Work-life balance is not an issue exclusive to women, particularly mothers—even men and those without children can suffer when they feel that their workplace culture is not family friendly, according to a new study.
When employees think their careers will suffer if they take time away from work for family or personal reasons, they have lower work satisfaction and experience more work-life spillover. In addition, they are more likely to intend to leave their jobs, say researchers at the University of Michigan and California State University Channel Islands.
Study co-author Erin Cech, U-M assistant professor of sociology, say these negative impacts of this kind of workplace culture have the potential to affect all workers. This underscores the need to overhaul work structures that threaten to penalize all workers for attempting to balance their work and home lives—whether or not those lives include children, she said.
The study focused on understanding the “ideal worker norm”—a belief many employers have that individuals should be single-mindedly devoted to them, available to work full-time until retirement and have few interruptions from family.
Researchers tested workplace flexibility bias using a nationally representative sample of more than 2,700 employed people (half were men). They answered questions about job satisfaction, engagement, job-to-home spillover, home-to-job spillover and turnover intentions.
Respondents reported their beliefs about their workplace environment, specifically whether they felt they could ask for time off for personal or family reasons and still get ahead in their jobs or careers.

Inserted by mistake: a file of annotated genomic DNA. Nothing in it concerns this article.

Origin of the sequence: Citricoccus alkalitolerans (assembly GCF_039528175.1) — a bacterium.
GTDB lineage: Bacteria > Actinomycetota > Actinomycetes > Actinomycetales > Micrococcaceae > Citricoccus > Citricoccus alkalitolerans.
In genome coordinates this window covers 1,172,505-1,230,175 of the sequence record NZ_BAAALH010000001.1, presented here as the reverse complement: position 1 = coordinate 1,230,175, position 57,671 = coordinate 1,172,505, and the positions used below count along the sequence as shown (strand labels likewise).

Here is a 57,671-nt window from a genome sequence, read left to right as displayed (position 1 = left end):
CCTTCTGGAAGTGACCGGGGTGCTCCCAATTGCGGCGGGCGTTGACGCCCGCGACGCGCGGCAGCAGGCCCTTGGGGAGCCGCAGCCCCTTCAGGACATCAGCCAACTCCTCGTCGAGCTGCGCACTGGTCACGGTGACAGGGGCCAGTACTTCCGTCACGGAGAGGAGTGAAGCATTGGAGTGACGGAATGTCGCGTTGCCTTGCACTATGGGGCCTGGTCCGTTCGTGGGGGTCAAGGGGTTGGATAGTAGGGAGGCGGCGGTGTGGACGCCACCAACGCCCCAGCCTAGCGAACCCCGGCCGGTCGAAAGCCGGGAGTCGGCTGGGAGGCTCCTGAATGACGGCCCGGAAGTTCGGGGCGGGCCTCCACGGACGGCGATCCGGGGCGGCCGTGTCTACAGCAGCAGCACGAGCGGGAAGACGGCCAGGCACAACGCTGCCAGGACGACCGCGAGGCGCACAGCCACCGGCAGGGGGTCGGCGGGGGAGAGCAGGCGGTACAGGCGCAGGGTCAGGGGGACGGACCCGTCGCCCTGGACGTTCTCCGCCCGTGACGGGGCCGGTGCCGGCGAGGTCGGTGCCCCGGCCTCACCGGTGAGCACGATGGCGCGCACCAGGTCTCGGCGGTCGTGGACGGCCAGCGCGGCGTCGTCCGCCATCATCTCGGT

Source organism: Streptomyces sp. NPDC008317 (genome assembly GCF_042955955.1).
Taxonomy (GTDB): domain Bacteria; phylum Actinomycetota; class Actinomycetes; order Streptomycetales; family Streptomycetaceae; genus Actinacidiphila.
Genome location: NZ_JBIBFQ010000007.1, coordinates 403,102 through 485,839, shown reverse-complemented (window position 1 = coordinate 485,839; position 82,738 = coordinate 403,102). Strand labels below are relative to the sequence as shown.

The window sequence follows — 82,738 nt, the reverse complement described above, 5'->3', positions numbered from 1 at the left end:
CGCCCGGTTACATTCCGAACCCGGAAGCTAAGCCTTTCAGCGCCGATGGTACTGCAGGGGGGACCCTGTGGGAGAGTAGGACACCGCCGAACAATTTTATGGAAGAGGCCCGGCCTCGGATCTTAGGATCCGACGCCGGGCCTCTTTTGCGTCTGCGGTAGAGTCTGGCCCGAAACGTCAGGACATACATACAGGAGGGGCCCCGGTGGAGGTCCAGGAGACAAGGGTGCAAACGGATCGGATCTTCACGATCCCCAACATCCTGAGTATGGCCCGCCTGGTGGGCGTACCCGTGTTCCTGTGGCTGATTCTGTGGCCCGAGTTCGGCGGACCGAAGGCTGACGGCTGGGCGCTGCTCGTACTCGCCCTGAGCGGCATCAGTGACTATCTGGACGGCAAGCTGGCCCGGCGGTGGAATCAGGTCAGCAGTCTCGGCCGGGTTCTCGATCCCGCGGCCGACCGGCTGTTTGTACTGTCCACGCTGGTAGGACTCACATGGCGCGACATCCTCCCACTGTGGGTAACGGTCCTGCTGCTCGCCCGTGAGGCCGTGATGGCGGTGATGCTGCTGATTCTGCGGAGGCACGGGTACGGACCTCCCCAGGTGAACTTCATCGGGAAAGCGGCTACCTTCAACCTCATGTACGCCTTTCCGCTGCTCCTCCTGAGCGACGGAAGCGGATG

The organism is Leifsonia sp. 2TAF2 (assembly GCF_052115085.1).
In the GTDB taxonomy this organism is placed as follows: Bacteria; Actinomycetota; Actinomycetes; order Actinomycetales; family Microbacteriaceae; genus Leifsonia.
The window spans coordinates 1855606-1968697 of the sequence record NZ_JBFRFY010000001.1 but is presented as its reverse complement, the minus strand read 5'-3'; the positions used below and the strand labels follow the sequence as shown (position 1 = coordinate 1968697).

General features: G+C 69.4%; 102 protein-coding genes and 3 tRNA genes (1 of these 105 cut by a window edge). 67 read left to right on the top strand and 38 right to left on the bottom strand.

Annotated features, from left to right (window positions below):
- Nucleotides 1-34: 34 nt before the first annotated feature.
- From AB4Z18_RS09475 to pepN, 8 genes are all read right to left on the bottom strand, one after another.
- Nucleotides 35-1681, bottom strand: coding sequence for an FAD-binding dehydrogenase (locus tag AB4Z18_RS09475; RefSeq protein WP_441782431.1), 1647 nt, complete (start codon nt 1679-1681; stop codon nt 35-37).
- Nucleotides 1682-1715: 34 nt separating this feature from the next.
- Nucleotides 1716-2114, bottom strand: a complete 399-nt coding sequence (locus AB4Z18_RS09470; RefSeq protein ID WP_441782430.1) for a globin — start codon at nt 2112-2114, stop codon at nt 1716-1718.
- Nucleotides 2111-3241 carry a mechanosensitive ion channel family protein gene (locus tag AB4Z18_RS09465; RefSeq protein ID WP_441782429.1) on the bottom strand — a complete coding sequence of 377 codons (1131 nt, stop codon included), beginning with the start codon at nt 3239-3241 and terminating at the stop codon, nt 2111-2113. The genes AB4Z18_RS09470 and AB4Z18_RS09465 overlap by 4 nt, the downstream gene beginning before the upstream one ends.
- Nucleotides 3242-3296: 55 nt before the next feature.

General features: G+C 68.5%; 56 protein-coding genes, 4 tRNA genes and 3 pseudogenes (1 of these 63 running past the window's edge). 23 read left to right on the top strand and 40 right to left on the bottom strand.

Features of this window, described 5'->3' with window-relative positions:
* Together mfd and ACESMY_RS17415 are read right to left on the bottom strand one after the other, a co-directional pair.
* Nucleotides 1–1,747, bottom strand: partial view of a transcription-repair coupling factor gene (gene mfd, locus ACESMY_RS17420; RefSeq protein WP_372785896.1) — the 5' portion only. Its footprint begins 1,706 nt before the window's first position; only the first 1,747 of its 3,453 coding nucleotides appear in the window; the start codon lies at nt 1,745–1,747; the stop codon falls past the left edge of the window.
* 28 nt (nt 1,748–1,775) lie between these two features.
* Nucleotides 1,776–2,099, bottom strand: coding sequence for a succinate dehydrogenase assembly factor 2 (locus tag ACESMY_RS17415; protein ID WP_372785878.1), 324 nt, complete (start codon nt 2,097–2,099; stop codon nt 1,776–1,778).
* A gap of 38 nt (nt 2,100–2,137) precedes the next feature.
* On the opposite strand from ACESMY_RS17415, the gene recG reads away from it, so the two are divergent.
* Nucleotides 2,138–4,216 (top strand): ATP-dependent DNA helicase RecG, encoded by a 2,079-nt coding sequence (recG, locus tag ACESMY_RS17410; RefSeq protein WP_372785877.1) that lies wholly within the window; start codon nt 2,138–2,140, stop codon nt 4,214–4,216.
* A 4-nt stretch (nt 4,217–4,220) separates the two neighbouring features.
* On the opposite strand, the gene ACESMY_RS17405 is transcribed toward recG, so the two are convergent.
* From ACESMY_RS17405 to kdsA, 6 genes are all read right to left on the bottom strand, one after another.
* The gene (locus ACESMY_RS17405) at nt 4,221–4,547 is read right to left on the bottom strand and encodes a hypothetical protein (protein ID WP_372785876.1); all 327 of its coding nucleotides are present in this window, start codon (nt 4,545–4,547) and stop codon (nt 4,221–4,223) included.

Nearly 40 percent felt that workers at their jobs are unlikely to get ahead at work when they ask for time off. Many respondents were caregivers or used a flexible work schedule.
People typically think only women and moms experience work-family issues, and need flexible work arrangements, like telecommuting, part-time work or job sharing. Society believes it’s women who bear the brunt of unfriendly work cultures, when it actually impacts all genders, says Lindsey Trimble O’Connor, lead author and assistant professor of sociology at California State University Channel Islands.
This flexibility bias, the researchers say, leaves workers with little control over their schedule, feeling unsupported by their companies or unhappy knowing that their company might be discriminating against those balancing work with personal responsibilities.
What can organizations do? It’s not enough for them to have work-life policies on the books. They need to promote a culture where workers feel like they can use those policies without their careers being penalized, the researchers say.
The findings appear in the April issue of Sociological Perspectives.
Source: University of Michigan